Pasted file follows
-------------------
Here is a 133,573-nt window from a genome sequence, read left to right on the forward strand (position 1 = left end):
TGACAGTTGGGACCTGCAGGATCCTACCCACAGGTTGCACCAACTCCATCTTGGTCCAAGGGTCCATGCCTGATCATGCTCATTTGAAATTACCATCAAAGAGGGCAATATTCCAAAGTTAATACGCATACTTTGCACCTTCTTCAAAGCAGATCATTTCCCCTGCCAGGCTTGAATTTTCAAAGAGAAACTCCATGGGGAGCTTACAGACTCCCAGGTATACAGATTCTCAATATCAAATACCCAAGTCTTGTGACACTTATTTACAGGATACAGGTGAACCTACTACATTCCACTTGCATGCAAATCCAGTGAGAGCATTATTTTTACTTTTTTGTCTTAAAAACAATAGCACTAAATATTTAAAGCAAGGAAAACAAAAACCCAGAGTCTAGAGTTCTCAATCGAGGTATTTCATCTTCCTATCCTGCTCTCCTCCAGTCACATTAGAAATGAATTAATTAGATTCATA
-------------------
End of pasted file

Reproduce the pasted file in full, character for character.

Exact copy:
Here is a 133,573-nt window from a genome sequence, read left to right on the forward strand (position 1 = left end):
TGACAGTTGGGACCTGCAGGATCCTACCCACAGGTTGCACCAACTCCATCTTGGTCCAAGGGTCCATGCCTGATCATGCTCATTTGAAATTACCATCAAAGAGGGCAATATTCCAAAGTTAATACGCATACTTTGCACCTTCTTCAAAGCAGATCATTTCCCCTGCCAGGCTTGAATTTTCAAAGAGAAACTCCATGGGGAGCTTACAGACTCCCAGGTATACAGATTCTCAATATCAAATACCCAAGTCTTGTGACACTTATTTACAGGATACAGGTGAACCTACTACATTCCACTTGCATGCAAATCCAGTGAGAGCATTATTTTTACTTTTTTGTCTTAAAAACAATAGCACTAAATATTTAAAGCAAGGAAAACAAAAACCCAGAGTCTAGAGTTCTCAATCGAGGTATTTCATCTTCCTATCCTGCTCTCCTCCAGTCACATTAGAAATGAATTAATTAGATTCATA